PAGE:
September 13, 2013

Flipping The Script...

by Chris Randall

I think that picture tells far more than a thousand words could. After two years of R&D (a sentence fragment that in no way conveys the experience we've just been through), and coincidentally during the week of Audio Damage's tenth anniversary, we have succeeded in releasing a hardware platform for our DSP effects, and are ludicrously proud to unveil the first three Audio Damage hardware products: DubJr, Grainshift, and Errorbox. You can read about them at the Audio Damage site.

All three are 8HP Eurorack modules with ARMv7 CPUs doing the dirty work; they all retail for US$179.00, and all three are now available at Analogue Haven for immediate purchase. Analogue Haven will be the exclusive U.S. distributor for our hardware products; they will not be available via the Audio Damage website. We're currently in negotiations with a couple other distributors; we expect to have product at EquinOz within the next couple weeks. If you'd like to see Audio Damage Euro products at your favorite (non-U.S.) modular synth store, tell them to drop us a line, and we'll try to get it sorted.

We'll be rolling out audio samples in the next while (although if you're familiar with our products, you know what these sound like for the most part already) and videos in a few days. I'd like to take this opportunity to personally thank Shawn at Analogue Haven, who bootstrapped this whole operation, and my lovely wife Elle, who made boxes and power cables, tightened knurled nuts, and packed hundreds of modules. Hundreds. She is, if I'm not putting too fine a point on it, the shit.


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Sep.19.2013 @ 11:11 AM
@joshua-s - Most likely. It was probably going to be the route that I took eventually, because (you know) it currently exists and all. But, at this point (barring ADverb for the occasional drum plate) I use Sean's plugins for everything in the box. I know his stuff well, and what it does for the way I want my music to sound. I'm just being lazy. I'd rather not have to learn a new sound and go through the process of learning how to tame it for my purposes.

@Chris - The Eventide vs. Lexicon split is definitely a thing in my decision making process. The only "nice" hardware reverbs that I have ever owned were Lexicons. I've never owned any Eventide kit. I've wanted to, but nothing ever showed up in my price range that looked interesting.

A fair amount of the high-end outboard gear that I've picked up over the years has been purchased from junkies needing to sell gear for a quick fix. In those situations, it's kind of a buyers market. Downside to that is the fact that most abject drug addicts don't treat their equipment well. I might get gear for a tenth of what it should cost, but it lasts about the same ratio of time. I use it for a couple of projects until it blows up, then I sell it to someone who thinks they can fix it, and end up roughly revenue neutral. Which makes my wife happy, because she likes to eat for some reason. She's selfish that way.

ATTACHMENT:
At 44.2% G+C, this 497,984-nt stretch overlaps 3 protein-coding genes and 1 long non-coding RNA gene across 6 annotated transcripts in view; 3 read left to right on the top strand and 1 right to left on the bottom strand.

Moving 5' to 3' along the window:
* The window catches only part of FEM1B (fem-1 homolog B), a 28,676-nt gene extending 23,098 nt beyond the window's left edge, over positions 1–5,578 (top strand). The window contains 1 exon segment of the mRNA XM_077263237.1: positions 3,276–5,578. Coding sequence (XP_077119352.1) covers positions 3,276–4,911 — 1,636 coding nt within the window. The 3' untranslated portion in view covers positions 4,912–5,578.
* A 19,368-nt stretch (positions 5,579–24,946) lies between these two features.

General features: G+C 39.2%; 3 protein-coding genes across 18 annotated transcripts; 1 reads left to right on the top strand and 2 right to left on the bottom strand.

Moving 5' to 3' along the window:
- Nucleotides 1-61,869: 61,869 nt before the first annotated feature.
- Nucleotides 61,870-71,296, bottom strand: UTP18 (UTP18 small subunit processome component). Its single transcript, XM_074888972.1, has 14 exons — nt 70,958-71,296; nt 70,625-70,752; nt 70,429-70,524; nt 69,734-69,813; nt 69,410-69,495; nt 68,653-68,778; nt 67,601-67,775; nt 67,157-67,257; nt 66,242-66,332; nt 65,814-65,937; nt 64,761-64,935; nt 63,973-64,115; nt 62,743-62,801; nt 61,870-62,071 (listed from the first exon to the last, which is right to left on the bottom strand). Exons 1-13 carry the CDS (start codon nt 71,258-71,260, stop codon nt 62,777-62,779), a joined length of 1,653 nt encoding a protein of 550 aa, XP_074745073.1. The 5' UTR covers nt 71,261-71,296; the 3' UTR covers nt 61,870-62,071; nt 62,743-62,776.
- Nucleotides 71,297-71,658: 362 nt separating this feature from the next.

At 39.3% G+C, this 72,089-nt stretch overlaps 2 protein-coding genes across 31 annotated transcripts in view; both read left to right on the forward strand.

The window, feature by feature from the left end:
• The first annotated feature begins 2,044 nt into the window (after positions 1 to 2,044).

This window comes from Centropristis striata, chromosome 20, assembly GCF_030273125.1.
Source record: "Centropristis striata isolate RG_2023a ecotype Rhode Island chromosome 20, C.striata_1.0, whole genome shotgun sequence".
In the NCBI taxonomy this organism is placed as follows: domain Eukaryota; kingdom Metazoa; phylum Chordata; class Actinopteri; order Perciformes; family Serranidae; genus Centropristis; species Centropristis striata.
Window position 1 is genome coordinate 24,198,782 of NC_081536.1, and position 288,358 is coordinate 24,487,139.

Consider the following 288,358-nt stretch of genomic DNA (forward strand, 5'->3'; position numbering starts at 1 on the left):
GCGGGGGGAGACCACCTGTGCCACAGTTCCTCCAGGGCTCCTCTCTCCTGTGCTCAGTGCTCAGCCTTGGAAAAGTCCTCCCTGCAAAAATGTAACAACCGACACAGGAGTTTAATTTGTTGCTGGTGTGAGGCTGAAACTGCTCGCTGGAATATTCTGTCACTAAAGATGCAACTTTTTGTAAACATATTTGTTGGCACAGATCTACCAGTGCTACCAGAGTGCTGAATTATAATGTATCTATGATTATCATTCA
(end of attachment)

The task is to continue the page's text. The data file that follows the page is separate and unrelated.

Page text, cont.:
tl;dr - I'm either going to get a used Space at some point in the near future, or save my pennies for a ZDSP and hope that Sean has a chip for it out by the time I have saved up for the ZDSP even though that means I won't be using it for said upcoming gigs.

- William

Sep.19.2013 @ 11:32 AM
The little pinball game that was included with the Grainshift module will ensure that my wife gets her turn to play GTAV tonight. I might have some fun with the module itself too.


Sep.19.2013 @ 12:36 PM
Chris Randall
Funny story, that. When I delivered a big box of those to Analogue Haven last Saturday, Shawn thought that I had just thrown the screws in the boxes, because the whole thing rattled like a stack of folding chairs falling down the stairs due to all the pinball games.


Sep.19.2013 @ 1:11 PM
I now see the extensive post on this Valhalla/Z-DSP stuff over at MW, so we can skip the long-winded discussion:

link []

Sep.19.2013 @ 5:08 PM
Quiet Ovens
well, 24 bit = more headroom, that seems more important. It's kinda surreal that shit is still 16 bit, the 1982 standard. 192 and higher sampling rates can matter quite a bit for delays and pitch shifter etc.... It's higher res, so in a way closer to tape, when you slow it down, there's more information there. I realize it's overkill for modular, but it seems you could take advantage of that. Hell, I know it doesn't have to have a high bit rate/SR to sound great, as the MXR Blueface delays and others proved. Just seems like there's a lot to exploit at 192 even 384.

Sep.19.2013 @ 5:49 PM
Quiet Ovens
it's odd that modules, usually more costly than other gear, rarely post specs at all. I know it's often due to the size of the manufacturer. But still odd.

Sep.19.2013 @ 5:51 PM
Too many bits confuses me.

Sep.19.2013 @ 5:53 PM
Chris Randall
Not really, no. I'd suggest watching the Neckbeard Digital n00bs Video a couple posts ago. Can't miss it.

But the simple answer is: because math.


Sep.19.2013 @ 6:18 PM
Quiet Ovens
right. great video, took awhile to find it again. But that's for listening.
Record at 24/192 do a soundhack header change to 48khz that's going to sound better, smoother, more fluid/natural than recording at 16/48 and reducing the speed to .25. It's .25 speed at 48k resolution. YES? I admit I must be missing something here as this seems too simple.

Sep.19.2013 @ 6:23 PM
Chris Randall
I still don't see the point of this. A pitch shifter doesn't change the sample rate.

That said, Eventide will be very happy to sell you high-sample-rate real-time effects. There's a reason an H8000 costs $4K.


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